Environment, Science

Green taxes: separating the wheat from the chaff

Energy prices are having a bit of a moment. Ed Miliband’s conference pledge to freeze bills for two years should Labour win the 2015 general election has injected an urgency and ferocity into a debate that often bubbles beneath the surface. But the Taxpayers’ Alliance, in dismissing the pledge as a “joke”, has said that the best way to bring down prices is to remove government subsidies to renewable energy projects, the costs of which are partly passed on to consumers.


Photo: Telegraph

And now the energy companies have started announcing their annual price rises. SSE kicked the season off with a rise 8.2% price rise that it announced a couple of weeks ago – equivalent to £93 for the average family. They, along with the rest of the “Big Six” suppliers, have heavily hinted that green taxes are largely to blame. Ostensibly, the point seems to stand: costs imposed on providers are inevitably passed on to consumers. But is it really that simple?

Money raised by green levies on energy bills funds a diverse range of environmentally friendly projects, from subsidies for renewable electricity generation to providing insulation in pensioners’ homes. The government is said to be looking at cuts to such programmes as a way of reducing bills – and, presumably, so that it can present voters with its own plan for reducing the cost of living.

However, green taxes need not be as expensive and economically stifling as people think. Only a small proportion of SSE’s price rise can be directly attributed to green policies. Leaving aside SSE’s boast that “above-inflation increases” in dividend payments to shareholders are part of “what we do”, the Institute for Public Policy Research finds that only £15 of the planned rise is due to government programmes – that’s less than one sixth of the total. All in all, SSE admits that government levies account for only 10% of their charges to consumers.

Nevertheless, with average bills now well north of £1000, one could argue that £100 is still too much to demand. But that would be to look at only a small part of the bigger picture.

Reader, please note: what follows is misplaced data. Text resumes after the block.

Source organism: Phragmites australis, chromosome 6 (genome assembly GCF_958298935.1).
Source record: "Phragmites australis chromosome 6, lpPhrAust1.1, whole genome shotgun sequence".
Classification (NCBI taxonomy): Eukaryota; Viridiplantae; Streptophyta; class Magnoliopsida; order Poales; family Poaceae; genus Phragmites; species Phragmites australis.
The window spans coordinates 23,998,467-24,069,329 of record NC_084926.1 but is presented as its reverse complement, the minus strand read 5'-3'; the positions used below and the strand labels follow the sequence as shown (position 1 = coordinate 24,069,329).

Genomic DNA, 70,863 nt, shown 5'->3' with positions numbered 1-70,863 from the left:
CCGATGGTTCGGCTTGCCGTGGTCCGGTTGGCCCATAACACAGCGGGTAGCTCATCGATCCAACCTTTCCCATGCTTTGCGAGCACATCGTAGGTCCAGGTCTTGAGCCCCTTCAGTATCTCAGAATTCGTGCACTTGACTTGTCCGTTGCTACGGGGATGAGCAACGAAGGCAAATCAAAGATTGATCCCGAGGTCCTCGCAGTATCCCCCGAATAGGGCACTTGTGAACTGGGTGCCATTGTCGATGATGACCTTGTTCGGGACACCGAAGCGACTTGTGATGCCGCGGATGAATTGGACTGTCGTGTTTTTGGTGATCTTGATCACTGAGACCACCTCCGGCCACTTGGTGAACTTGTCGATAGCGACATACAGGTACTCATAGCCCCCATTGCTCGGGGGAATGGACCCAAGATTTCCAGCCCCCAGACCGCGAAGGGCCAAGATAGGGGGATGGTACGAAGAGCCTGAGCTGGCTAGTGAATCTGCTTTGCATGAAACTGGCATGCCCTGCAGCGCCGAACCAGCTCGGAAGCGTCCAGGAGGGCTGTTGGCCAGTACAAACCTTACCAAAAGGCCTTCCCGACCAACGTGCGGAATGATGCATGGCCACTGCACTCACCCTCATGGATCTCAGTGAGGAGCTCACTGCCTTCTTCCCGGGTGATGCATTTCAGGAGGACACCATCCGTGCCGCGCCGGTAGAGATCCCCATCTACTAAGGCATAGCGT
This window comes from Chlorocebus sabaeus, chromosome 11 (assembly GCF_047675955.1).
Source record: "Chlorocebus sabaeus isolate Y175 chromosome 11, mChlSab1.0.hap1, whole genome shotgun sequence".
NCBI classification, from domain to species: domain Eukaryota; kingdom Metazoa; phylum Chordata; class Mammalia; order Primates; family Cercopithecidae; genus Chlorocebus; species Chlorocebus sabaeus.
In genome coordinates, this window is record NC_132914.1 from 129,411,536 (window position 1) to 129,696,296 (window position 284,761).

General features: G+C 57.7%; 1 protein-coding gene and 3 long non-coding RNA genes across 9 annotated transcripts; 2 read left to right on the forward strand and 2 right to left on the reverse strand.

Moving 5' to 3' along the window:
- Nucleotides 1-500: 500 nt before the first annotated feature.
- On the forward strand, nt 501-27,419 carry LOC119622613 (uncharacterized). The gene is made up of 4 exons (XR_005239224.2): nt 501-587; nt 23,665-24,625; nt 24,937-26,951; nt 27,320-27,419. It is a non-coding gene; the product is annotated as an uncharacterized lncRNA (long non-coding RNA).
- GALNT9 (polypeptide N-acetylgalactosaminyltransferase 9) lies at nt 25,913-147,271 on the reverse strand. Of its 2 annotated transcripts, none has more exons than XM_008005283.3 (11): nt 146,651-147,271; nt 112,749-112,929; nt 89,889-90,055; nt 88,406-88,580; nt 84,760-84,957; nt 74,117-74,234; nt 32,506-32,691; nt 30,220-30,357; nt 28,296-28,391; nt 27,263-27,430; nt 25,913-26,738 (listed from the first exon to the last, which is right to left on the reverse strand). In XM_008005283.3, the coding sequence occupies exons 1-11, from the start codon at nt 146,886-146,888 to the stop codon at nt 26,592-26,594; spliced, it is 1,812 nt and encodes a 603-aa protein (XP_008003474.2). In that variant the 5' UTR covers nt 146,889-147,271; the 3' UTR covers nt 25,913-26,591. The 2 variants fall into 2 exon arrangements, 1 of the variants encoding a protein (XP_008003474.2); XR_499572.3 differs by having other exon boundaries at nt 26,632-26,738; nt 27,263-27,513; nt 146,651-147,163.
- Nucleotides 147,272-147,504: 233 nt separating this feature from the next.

Late last year, the government’s Committee on Climate Change (CCC) reported that using funds from green taxes to develop Britain’s renewable capacity would, in the coming decades, raise bills by a further £100. But that compares very favourably with the £600 increase that the CCC predicted would result from continued reliance on gas: climbing international gas prices are responsible for some two-thirds of the price increases of the last ten years. Slightly higher bills today look likely to afford considerable savings in future, providing the necessary investments are made.

Green taxes can work more generally, too. In 2008, the Canadian province of British Columbia introduced levies on fossil fuels. All of the money raised pays directly for reductions in income tax. The programme has been a great success. Research published over the summer in the journal Canadian Public Policy finds that fuel consumption in the province has fallen by almost a fifth compared to the rest of Canada, and that there has been no noticeable impact on economic growth. What’s more, British Columbia has the lowest income tax rates in the country. Perhaps unsurprisingly, 64% of residents support the carbon tax.

The only caveat is that these taxes should not incentivise a switch to biomass growth: research has shown that this actually increases carbon emissions, contrary to such a scheme’s objectives. Economic theory suggests that all fuels should be taxed equally if there is to be a genuine reduction in emissions.

Green taxes need to be considered carefully. Get them wrong, and the political, economic and environmental consequences can be awkward. But taking energy companies’ words at face value may not lead to the best informed of debates.


About Author

Peter Sheehan Still faffing around after three years at Concrete, Peter is back for a second year as deputy editor. Presumably that means that last year wasn’t a complete disaster, but you never can tell… Peter has pledged to spend this year delegating as much work as possible to his colleagues, thus leaving him free to further his long-standing efforts to become Concrete’s one-man answer to Peter Mandelson and Malcolm Tucker.

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June 2022
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